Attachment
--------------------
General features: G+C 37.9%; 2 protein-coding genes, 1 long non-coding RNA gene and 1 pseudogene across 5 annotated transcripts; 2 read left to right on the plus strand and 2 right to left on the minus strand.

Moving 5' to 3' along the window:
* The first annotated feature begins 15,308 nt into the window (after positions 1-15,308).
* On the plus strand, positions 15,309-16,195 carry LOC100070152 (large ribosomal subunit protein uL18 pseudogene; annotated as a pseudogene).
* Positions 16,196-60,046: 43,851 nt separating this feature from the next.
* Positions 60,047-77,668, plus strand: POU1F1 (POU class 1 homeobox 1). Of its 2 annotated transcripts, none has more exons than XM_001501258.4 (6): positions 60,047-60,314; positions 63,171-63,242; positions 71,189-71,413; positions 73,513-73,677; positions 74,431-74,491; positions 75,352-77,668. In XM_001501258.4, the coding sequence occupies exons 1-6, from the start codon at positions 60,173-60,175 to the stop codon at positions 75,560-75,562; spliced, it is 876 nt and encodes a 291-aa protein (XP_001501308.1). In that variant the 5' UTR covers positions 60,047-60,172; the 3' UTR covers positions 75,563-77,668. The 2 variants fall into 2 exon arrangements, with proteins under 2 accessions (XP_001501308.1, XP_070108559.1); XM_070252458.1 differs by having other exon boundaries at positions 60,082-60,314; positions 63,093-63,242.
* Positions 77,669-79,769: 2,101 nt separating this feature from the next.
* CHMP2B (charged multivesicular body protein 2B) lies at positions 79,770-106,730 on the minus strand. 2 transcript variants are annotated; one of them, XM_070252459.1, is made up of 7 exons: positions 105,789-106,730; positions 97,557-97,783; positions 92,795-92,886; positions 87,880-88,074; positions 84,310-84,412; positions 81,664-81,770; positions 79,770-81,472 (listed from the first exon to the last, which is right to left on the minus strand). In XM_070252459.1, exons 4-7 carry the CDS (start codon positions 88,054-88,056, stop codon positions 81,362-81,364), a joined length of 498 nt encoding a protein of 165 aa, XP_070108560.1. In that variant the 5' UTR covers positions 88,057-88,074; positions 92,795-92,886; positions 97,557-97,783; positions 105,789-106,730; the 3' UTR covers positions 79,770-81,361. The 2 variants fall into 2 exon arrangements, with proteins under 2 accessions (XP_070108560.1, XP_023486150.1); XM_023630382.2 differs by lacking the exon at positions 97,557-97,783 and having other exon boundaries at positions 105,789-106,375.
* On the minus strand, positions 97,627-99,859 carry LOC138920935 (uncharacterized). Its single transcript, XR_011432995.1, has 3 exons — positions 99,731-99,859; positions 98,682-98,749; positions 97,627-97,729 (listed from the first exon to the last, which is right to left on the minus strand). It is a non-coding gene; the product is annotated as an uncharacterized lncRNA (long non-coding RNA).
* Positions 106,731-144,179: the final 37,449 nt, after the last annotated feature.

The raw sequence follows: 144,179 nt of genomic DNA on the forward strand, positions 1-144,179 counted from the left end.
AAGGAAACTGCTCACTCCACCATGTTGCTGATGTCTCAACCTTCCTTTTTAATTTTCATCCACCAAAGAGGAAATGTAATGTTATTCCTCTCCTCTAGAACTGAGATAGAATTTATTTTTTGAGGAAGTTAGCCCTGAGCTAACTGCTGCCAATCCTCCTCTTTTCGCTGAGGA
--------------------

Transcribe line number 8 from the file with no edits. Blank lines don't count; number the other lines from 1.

* CHMP2B (charged multivesicular body protein 2B) lies at positions 79,770-106,730 on the minus strand. 2 transcript variants are annotated; one of them, XM_070252459.1, is made up of 7 exons: positions 105,789-106,730; positions 97,557-97,783; positions 92,795-92,886; positions 87,880-88,074; positions 84,310-84,412; positions 81,664-81,770; positions 79,770-81,472 (listed from the first exon to the last, which is right to left on the minus strand). In XM_070252459.1, exons 4-7 carry the CDS (start codon positions 88,054-88,056, stop codon positions 81,362-81,364), a joined length of 498 nt encoding a protein of 165 aa, XP_070108560.1. In that variant the 5' UTR covers positions 88,057-88,074; positions 92,795-92,886; positions 97,557-97,783; positions 105,789-106,730; the 3' UTR covers positions 79,770-81,361. The 2 variants fall into 2 exon arrangements, with proteins under 2 accessions (XP_070108560.1, XP_023486150.1); XM_023630382.2 differs by lacking the exon at positions 97,557-97,783 and having other exon boundaries at positions 105,789-106,375.